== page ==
Haven't heard them ... would be interested ...

Anyway, I think reading and hearing are complementary. For years, I claimed I couldn't understand or work with poetry, that it was somehow alien to me. But read aloud, most poetry (at least the older stuff) suddenly crystallizes; in fact, I can't hardly read poetry silently. If I can't hear it - or better if I'm not thinking about the phrasing as it is read or as I read it - it lies inert on the page.

Step: That's interesting - most people I've spoken to find Eliot's voice a bit feeble and his clipped tones precious and annoying. Perfect, I agree, for Prufrock.
Both Lovecraft and Burroughs were stuck on Eliot, even though they neither of them really liked him at all. Lovecraft wrote a parody of "The Wasteland" which is the nearest to funny he ever got, but even he couldn't entirely avoid Eliot. It's amazing to see how far the ripples manage to travel.

Shantih Shantih Shantih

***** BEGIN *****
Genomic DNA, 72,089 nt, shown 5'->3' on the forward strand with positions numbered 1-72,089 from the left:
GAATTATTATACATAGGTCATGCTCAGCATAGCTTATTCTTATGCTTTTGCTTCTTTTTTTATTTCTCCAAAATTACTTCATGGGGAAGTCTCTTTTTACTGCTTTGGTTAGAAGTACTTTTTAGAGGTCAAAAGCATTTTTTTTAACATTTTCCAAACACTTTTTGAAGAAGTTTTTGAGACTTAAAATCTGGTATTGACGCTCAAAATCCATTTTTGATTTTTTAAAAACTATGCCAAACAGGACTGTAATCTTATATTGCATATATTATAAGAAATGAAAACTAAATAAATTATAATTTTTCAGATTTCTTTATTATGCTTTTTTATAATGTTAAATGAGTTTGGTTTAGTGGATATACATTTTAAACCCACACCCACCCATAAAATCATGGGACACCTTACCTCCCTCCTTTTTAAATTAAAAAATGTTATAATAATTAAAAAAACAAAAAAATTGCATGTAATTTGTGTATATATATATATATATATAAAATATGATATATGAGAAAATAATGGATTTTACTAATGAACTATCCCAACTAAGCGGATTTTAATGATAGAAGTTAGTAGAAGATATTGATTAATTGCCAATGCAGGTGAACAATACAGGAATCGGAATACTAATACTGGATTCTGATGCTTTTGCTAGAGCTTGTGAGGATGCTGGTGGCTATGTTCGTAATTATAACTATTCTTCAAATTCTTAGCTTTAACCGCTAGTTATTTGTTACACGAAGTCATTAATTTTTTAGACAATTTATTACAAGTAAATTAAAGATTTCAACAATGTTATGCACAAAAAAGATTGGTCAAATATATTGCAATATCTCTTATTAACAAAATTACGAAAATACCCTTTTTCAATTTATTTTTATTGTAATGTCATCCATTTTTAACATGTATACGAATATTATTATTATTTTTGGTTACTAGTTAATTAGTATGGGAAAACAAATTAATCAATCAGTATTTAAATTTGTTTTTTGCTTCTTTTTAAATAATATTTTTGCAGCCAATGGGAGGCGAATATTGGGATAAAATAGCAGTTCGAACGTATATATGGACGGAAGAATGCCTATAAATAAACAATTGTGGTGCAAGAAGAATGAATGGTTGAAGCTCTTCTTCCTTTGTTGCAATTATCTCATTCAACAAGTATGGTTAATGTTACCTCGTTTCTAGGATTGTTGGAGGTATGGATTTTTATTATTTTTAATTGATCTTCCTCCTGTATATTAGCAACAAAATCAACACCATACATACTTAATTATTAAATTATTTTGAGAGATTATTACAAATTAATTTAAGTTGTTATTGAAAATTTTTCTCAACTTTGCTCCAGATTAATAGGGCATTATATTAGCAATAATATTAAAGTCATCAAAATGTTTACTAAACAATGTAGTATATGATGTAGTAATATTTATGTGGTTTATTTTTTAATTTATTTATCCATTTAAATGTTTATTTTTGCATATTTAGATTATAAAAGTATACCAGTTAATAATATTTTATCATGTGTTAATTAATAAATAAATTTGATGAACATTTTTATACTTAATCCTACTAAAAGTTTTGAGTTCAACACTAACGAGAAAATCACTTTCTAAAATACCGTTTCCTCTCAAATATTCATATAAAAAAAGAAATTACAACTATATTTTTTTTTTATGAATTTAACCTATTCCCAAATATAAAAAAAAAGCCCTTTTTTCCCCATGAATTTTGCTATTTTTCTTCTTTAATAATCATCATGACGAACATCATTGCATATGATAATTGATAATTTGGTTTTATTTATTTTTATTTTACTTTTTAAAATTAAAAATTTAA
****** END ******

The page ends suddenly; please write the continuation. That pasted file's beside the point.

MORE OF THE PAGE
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Bjoern Quiring
Posted on Thursday, October 23, 2003 - 06:37 pm:   

Have you ever heard the recording of Joyce reading the last pages of 'Anna Livia Plurabelle'? Even if you have no idea what the dickens he is talking about, the beauty of sound and rhythm is quite extraordinary. Probably the best introduction to the 'Wake'.

I also like the readings of Paul Bowles, e. g. 'A Distant Episode'; a detached, grainy voice from nowhere in particular. That's another case where you tend to 'hear' the writing after a while.

There actually is a CD with Cave reading some short excerpts from the 'Ass' plus some instrumentals. In that particular recording he sounds kind of tired and not really into it, though. I once heard him read live, and in my memory that was far superior.

Where can one find Lovecraft's parody of the 'Waste Land', by the way? Sounds interesting.


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Michael Cisco
Posted on Thursday, October 23, 2003 - 10:54 pm:   

Night Shade has published a collection of HPL's poetry entitled "The Ancient Track" - the poem itself is entitled "Waste Paper - A Poem of Profound Insignificance".